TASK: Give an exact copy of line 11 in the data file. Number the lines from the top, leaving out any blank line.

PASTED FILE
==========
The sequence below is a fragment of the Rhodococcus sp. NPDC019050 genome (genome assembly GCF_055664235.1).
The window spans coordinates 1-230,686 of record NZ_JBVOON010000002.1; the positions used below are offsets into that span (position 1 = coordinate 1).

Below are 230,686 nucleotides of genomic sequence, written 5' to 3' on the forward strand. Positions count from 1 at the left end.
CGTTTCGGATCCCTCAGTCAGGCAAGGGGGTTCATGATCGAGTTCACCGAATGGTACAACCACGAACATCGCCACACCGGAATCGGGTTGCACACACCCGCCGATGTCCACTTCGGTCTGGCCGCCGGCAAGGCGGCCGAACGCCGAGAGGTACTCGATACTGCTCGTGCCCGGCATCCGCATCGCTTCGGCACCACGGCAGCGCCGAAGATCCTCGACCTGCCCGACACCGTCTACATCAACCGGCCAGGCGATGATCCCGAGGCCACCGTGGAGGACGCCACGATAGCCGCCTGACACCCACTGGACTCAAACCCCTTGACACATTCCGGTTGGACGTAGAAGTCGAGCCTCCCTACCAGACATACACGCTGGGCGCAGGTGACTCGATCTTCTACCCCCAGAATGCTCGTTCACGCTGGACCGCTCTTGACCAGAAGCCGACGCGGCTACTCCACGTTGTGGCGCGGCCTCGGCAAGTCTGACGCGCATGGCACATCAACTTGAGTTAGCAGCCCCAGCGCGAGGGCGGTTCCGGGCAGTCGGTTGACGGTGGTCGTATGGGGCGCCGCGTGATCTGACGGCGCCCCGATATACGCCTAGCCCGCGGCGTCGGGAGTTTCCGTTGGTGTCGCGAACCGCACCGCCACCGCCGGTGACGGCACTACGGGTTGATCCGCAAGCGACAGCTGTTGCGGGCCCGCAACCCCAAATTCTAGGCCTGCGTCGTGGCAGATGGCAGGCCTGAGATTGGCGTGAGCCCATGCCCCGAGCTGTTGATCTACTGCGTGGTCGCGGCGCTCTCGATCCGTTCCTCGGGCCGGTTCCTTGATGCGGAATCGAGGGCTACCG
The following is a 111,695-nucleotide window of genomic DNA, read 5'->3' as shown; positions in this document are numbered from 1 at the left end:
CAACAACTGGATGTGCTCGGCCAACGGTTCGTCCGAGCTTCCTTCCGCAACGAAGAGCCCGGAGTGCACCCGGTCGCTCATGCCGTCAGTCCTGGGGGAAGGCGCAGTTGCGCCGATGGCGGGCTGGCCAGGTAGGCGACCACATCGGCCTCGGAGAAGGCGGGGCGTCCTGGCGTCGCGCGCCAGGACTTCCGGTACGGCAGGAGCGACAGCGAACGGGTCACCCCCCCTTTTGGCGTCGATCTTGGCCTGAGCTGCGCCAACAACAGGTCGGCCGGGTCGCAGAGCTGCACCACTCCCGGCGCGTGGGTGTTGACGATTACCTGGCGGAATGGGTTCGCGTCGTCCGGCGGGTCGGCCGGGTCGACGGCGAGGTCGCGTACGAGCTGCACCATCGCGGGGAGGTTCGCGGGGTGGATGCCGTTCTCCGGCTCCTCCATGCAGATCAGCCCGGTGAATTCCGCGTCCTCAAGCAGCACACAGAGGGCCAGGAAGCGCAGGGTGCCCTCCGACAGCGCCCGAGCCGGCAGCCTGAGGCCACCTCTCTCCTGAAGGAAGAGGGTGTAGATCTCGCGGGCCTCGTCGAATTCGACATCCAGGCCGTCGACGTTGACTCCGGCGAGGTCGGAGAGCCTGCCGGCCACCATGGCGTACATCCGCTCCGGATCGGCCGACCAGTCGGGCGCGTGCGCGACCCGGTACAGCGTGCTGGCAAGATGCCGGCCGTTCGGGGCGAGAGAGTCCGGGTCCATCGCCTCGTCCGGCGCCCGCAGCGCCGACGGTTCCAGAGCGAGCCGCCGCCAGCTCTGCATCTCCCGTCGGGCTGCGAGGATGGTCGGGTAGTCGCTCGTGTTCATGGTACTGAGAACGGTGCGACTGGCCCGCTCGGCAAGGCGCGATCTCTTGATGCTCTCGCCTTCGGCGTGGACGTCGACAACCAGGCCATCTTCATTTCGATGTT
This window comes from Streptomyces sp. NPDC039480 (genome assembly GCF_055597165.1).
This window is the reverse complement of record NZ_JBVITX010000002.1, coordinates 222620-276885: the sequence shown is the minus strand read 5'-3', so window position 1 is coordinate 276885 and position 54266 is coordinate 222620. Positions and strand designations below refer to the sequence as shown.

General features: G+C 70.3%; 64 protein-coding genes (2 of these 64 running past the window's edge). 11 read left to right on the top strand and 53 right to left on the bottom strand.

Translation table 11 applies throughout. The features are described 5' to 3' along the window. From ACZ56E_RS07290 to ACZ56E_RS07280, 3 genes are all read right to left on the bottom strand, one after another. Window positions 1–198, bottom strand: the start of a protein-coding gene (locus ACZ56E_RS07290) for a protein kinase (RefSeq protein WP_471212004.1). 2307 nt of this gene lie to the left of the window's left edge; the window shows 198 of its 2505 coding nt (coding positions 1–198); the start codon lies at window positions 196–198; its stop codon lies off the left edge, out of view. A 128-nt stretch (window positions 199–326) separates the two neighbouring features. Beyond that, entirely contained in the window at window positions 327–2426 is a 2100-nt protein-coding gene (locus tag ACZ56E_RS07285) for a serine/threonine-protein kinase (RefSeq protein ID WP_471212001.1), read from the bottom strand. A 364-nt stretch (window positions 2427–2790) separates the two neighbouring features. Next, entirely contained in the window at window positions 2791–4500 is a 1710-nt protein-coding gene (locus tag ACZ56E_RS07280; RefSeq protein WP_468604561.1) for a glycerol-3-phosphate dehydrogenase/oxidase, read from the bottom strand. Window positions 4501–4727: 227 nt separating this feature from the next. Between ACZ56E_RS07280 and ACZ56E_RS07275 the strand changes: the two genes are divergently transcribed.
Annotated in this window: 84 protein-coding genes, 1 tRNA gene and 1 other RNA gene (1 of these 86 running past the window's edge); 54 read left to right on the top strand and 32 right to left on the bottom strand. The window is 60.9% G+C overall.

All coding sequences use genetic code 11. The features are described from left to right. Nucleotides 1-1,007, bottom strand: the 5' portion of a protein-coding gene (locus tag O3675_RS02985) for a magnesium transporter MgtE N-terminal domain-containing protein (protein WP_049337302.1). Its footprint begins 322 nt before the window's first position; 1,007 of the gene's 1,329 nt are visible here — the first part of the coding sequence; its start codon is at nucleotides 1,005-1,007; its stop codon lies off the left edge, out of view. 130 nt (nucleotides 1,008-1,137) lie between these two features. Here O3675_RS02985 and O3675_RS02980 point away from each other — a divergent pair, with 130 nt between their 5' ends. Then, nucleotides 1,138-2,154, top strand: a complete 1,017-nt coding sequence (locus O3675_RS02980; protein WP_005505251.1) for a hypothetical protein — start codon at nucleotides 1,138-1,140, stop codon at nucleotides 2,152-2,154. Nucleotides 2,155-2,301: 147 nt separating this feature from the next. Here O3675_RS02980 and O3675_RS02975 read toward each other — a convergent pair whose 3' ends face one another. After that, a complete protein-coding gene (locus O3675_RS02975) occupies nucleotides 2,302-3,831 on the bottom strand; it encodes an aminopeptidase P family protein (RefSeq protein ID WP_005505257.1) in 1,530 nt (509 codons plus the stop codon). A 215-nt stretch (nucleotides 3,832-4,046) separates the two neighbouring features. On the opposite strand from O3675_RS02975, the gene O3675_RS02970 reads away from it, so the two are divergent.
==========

Annotated in this window: 84 protein-coding genes, 1 tRNA gene and 1 other RNA gene (1 of these 86 running past the window's edge); 54 read left to right on the top strand and 32 right to left on the bottom strand. The window is 60.9% G+C overall.